A few montns before this canvas was painted, Gauguin wrote to his wife: "You must remember that there are two natures within me: the Indian, and the sensitive. The sensitive has disappeared, which allows the Indian to go straight forward, without wavering." But Gauguin, whether in painting or in personal relations, could not so easily "close his tender heart." As this picture bears witness, he was attracted by what seemed to him the simple poetry of peasant life, the unaffected natures and unquestioning relationships (to each other and to their fields and farms) of the people around him in Brittany. The picturesque "character did not escape him, but he subordinated it to a basic feeling of simplicity.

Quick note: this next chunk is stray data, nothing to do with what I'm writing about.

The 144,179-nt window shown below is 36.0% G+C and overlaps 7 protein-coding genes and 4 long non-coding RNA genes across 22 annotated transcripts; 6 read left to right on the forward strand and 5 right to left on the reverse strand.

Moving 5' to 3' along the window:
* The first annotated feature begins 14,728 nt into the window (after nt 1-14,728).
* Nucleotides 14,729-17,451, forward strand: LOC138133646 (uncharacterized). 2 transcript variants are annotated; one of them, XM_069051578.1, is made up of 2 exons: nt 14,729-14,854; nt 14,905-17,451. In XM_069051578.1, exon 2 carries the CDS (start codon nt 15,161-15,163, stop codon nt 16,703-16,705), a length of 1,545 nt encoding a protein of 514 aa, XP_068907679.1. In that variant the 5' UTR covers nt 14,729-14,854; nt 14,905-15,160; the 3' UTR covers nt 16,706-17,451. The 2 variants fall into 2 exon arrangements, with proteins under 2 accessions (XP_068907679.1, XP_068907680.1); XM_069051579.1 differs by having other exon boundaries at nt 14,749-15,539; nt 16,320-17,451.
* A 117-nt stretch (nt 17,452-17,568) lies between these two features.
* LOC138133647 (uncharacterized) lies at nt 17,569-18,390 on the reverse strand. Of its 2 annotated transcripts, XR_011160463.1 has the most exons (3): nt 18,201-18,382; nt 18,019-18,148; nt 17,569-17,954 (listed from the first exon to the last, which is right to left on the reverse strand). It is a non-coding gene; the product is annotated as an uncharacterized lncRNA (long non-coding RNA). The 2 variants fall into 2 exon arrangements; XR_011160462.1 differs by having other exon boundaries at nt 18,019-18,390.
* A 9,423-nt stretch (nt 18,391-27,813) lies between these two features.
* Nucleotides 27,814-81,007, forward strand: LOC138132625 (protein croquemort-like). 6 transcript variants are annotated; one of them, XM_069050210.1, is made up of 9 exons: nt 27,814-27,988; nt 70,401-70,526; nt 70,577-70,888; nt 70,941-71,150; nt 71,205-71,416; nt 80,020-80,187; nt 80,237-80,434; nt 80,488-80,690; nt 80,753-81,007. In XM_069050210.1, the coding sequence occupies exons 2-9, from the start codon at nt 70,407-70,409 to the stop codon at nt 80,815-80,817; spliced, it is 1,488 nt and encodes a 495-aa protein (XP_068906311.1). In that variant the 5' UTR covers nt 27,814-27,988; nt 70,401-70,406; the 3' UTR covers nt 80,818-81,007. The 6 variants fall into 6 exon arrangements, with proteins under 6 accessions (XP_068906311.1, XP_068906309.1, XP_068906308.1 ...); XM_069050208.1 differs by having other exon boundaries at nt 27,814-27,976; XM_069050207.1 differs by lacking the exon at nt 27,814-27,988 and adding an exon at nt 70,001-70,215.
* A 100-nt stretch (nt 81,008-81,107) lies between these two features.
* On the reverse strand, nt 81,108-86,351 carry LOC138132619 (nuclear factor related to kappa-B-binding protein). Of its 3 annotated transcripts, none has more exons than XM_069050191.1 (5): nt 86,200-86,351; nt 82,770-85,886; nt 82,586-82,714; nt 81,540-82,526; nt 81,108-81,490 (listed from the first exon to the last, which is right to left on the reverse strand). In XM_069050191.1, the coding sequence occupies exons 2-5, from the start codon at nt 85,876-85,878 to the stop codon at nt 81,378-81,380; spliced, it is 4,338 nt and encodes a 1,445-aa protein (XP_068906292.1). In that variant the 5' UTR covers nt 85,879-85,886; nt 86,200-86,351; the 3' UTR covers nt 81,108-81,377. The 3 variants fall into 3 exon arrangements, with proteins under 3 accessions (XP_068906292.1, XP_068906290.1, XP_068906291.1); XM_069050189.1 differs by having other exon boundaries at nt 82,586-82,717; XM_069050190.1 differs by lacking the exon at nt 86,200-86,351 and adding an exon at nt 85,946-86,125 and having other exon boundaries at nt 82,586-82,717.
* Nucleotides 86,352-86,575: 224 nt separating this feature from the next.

Here he has painted a farm scene as a flat decorative pattern. The Impressionist preoccupation with light which softens form, and with color in its infinite and subtle variations (rendered by broken color and separate brush strokes) suffuses the whole canvas. But the space is flat and there is no horizon. The figures fill the eye from top to bottom of the canvas, the outlines of their arms, white coifs, and incisive profiles make a bold flow of pattern against the rest. Heads have been turned to avoid foreshortening, bodies arranged to emphasize the contours of the spaces between them. The gestures of the arms, the bent heads of the two women on the right recall similar poses employed by Courbet. Perhaps Gauguin was inspired to them by the painter of Ornans. They are in any case similarly intended to suggest the poetry of feeling, akin to a state of grace, found among simple souls and village folk.